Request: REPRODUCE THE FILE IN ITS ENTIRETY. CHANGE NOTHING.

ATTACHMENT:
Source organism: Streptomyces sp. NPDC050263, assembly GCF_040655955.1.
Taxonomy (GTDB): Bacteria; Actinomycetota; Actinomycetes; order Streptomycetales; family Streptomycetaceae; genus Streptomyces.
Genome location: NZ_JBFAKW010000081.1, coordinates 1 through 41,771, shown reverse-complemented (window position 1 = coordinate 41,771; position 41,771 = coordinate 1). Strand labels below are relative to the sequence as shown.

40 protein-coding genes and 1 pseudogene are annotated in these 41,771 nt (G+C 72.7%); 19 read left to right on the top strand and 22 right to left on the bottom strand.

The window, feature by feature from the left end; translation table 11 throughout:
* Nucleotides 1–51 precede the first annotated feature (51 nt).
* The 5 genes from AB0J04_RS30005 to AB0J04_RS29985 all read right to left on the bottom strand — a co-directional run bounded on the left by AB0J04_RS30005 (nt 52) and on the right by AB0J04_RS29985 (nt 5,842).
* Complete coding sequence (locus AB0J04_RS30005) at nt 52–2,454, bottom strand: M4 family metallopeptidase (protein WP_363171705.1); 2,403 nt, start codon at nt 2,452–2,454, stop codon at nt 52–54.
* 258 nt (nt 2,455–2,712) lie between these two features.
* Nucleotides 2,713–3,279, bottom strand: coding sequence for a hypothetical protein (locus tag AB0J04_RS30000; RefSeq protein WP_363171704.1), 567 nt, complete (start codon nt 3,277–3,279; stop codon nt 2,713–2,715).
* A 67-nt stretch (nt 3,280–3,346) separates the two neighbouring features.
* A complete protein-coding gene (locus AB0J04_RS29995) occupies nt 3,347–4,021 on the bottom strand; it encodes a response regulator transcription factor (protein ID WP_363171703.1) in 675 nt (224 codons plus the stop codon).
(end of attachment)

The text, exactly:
Source organism: Streptomyces sp. NPDC050263, assembly GCF_040655955.1.
Taxonomy (GTDB): Bacteria; Actinomycetota; Actinomycetes; order Streptomycetales; family Streptomycetaceae; genus Streptomyces.
Genome location: NZ_JBFAKW010000081.1, coordinates 1 through 41,771, shown reverse-complemented (window position 1 = coordinate 41,771; position 41,771 = coordinate 1). Strand labels below are relative to the sequence as shown.

40 protein-coding genes and 1 pseudogene are annotated in these 41,771 nt (G+C 72.7%); 19 read left to right on the top strand and 22 right to left on the bottom strand.

The window, feature by feature from the left end; translation table 11 throughout:
* Nucleotides 1–51 precede the first annotated feature (51 nt).
* The 5 genes from AB0J04_RS30005 to AB0J04_RS29985 all read right to left on the bottom strand — a co-directional run bounded on the left by AB0J04_RS30005 (nt 52) and on the right by AB0J04_RS29985 (nt 5,842).
* Complete coding sequence (locus AB0J04_RS30005) at nt 52–2,454, bottom strand: M4 family metallopeptidase (protein WP_363171705.1); 2,403 nt, start codon at nt 2,452–2,454, stop codon at nt 52–54.
* 258 nt (nt 2,455–2,712) lie between these two features.
* Nucleotides 2,713–3,279, bottom strand: coding sequence for a hypothetical protein (locus tag AB0J04_RS30000; RefSeq protein WP_363171704.1), 567 nt, complete (start codon nt 3,277–3,279; stop codon nt 2,713–2,715).
* A 67-nt stretch (nt 3,280–3,346) separates the two neighbouring features.
* A complete protein-coding gene (locus AB0J04_RS29995) occupies nt 3,347–4,021 on the bottom strand; it encodes a response regulator transcription factor (protein ID WP_363171703.1) in 675 nt (224 codons plus the stop codon).